Applications Claiming Priority (4)

Application Number Priority Date Filing Date Title
US08103317 US5373694A (en) 1992-11-17 1993-08-09 Combustor seal and support
DE1994613479 DE69413479D1 (en) 1993-08-09 1994-06-16 Fuel nozzle with non-rotationally symmetric, secondary atomization
DE1994613479 DE69413479T2 (en) 1993-08-09 1994-06-16 Fuel nozzle with non-rotationally symmetric, secondary atomization
EP19940304345 EP0638768B1 (en) 1993-08-09 1994-06-16 Fuel nozzle with non-axisymmetrical secondary spray

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Cited By (18)

* Cited by examiner, † Cited by third party
Publication number Priority date Publication date Assignee Title
US5901555A (en) * 1996-02-05 1999-05-11 Mitsubishi Heavy Industries, Ltd. Gas turbine combustor having multiple burner groups and independently operable pilot fuel injection systems
US5901549A (en) * 1995-04-11 1999-05-11 Mitsubishi Heavy Industries, Ltd. Pilot burner fuel nozzle with uneven fuel injection for premixed type combustor producing long and short flames
EP0952392A3 (en) * 1998-04-15 2000-07-19 Mitsubishi Heavy Industries, Ltd. Combustor
US6666029B2 (en) 2001-12-06 2003-12-23 Siemens Westinghouse Power Corporation Gas turbine pilot burner and method
US6676048B1 (en) * 1998-06-04 2004-01-13 Siemens Aktiengesellschaft Fuel injector
US20040148939A1 (en) * 2003-02-05 2004-08-05 Young Kenneth J. Fuel nozzles
US20040221582A1 (en) * 2003-05-08 2004-11-11 Howell Stephen John Sector staging combustor
US20040237929A1 (en) * 2003-05-30 2004-12-02 Caterpillar Inc. Fuel injector nozzle for an internal combustion engine
WO2005095863A1 (en) * 2004-03-31 2005-10-13 Alstom Technology Ltd Burner
US20070137212A1 (en) * 2005-12-20 2007-06-21 United Technologies Corporation Combustor nozzle
US7594401B1 (en) * 2008-04-10 2009-09-29 General Electric Company Combustor seal having multiple cooling fluid pathways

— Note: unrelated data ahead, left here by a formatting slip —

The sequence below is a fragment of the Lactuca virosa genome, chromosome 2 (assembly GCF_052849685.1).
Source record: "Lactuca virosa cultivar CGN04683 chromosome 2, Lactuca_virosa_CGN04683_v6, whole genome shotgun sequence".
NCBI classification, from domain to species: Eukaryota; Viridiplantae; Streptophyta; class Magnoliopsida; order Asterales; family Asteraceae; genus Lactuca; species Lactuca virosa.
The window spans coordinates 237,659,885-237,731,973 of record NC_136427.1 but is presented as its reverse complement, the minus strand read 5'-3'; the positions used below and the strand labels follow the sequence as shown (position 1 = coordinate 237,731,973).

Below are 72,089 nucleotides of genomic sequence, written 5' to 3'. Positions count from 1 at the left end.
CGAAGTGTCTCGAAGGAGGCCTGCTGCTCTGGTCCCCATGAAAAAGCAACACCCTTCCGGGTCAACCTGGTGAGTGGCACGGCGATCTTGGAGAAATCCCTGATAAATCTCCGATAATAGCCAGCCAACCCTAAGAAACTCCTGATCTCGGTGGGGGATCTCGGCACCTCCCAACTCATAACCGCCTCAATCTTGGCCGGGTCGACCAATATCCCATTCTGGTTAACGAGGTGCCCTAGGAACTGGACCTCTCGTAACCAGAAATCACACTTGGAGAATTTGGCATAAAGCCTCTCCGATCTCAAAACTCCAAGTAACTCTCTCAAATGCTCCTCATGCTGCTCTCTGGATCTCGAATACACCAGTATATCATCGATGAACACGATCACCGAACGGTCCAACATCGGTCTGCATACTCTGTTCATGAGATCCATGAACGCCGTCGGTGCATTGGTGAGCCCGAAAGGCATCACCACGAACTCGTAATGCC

US20110072830A1 (en) * 2009-09-28 2011-03-31 David Ronald Adair Combustor interface sealing arrangement
US20110120134A1 (en) * 2009-11-25 2011-05-26 United Technologies Corporation Gas turbine combustor
US8082739B2 (en) 2010-04-12 2011-12-27 General Electric Company Combustor exit temperature profile control via fuel staging and related method
US20130192232A1 (en) * 2012-01-31 2013-08-01 Rolls-Royce Deutschland Ltd & Co Kg Annular combustion chamber of a gas turbine
US20130213050A1 (en) * 2010-09-21 2013-08-22 Miro Turbine Technology BV Combustor with a single limited fuel-air mixing burner and recuperated micro gas turbine
US9310072B2 (en) 2012-07-06 2016-04-12 Hamilton Sundstrand Corporation Non-symmetric arrangement of fuel nozzles in a combustor
EP3404331A1 (en) * 2017-05-18 2018-11-21 United Technologies Corporation Fuel air mixer assembly for a gas turbine engine combustor

Families Citing this family (2)

* Cited by examiner, † Cited by third party
Publication number Priority date Publication date Assignee Title
US6119459A (en) * 1998-08-18 2000-09-19 Alliedsignal Inc. Elliptical axial combustor swirler
JP4015656B2 (en) * 2004-11-17 2007-11-28 三菱重工業株式会社 Gas turbine combustor

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US2908135A (en) * 1954-12-07 1959-10-13 United Aircraft Corp Combustion chamber for monofuels
US3763650A (en) * 1971-07-26 1973-10-09 Westinghouse Electric Corp Gas turbine temperature profiling structure
US3851465A (en) * 1973-04-06 1974-12-03 Gen Motors Corp Annular dilution zone combustor
US4194358A (en) * 1977-12-15 1980-03-25 General Electric Company Double annular combustor configuration
US4418543A (en) * 1980-12-02 1983-12-06 United Technologies Corporation Fuel nozzle for gas turbine engine
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US4785623A (en) * 1987-12-09 1988-11-22 United Technologies Corporation Combustor seal and support

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US2908135A (en) * 1954-12-07 1959-10-13 United Aircraft Corp Combustion chamber for monofuels
US3763650A (en) * 1971-07-26 1973-10-09 Westinghouse Electric Corp Gas turbine temperature profiling structure
US3851465A (en) * 1973-04-06 1974-12-03 Gen Motors Corp Annular dilution zone combustor
US4194358A (en) * 1977-12-15 1980-03-25 General Electric Company Double annular combustor configuration
US4418543A (en) * 1980-12-02 1983-12-06 United Technologies Corporation Fuel nozzle for gas turbine engine